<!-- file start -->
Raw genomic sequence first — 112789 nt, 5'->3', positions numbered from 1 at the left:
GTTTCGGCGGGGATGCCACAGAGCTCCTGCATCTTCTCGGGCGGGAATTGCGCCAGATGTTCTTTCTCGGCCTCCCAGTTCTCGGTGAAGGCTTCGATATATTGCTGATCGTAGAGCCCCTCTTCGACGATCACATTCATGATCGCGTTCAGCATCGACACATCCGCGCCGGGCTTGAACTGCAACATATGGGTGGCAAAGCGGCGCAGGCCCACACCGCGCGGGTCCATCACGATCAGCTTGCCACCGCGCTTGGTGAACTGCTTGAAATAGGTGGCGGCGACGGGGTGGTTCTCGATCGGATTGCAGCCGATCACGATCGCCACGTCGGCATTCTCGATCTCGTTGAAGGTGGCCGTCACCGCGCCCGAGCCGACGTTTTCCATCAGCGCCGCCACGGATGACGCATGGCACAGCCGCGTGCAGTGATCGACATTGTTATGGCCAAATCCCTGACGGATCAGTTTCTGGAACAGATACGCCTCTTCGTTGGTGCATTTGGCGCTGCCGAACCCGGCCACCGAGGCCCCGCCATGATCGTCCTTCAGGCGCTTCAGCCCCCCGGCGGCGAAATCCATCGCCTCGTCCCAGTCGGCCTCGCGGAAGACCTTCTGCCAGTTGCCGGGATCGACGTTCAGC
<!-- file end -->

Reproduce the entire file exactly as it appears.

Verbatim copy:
Raw genomic sequence first — 112789 nt, 5'->3', positions numbered from 1 at the left:
GTTTCGGCGGGGATGCCACAGAGCTCCTGCATCTTCTCGGGCGGGAATTGCGCCAGATGTTCTTTCTCGGCCTCCCAGTTCTCGGTGAAGGCTTCGATATATTGCTGATCGTAGAGCCCCTCTTCGACGATCACATTCATGATCGCGTTCAGCATCGACACATCCGCGCCGGGCTTGAACTGCAACATATGGGTGGCAAAGCGGCGCAGGCCCACACCGCGCGGGTCCATCACGATCAGCTTGCCACCGCGCTTGGTGAACTGCTTGAAATAGGTGGCGGCGACGGGGTGGTTCTCGATCGGATTGCAGCCGATCACGATCGCCACGTCGGCATTCTCGATCTCGTTGAAGGTGGCCGTCACCGCGCCCGAGCCGACGTTTTCCATCAGCGCCGCCACGGATGACGCATGGCACAGCCGCGTGCAGTGATCGACATTGTTATGGCCAAATCCCTGACGGATCAGTTTCTGGAACAGATACGCCTCTTCGTTGGTGCATTTGGCGCTGCCGAACCCGGCCACCGAGGCCCCGCCATGATCGTCCTTCAGGCGCTTCAGCCCCCCGGCGGCGAAATCCATCGCCTCGTCCCAGTCGGCCTCGCGGAAGACCTTCTGCCAGTTGCCGGGATCGACGTTCAGC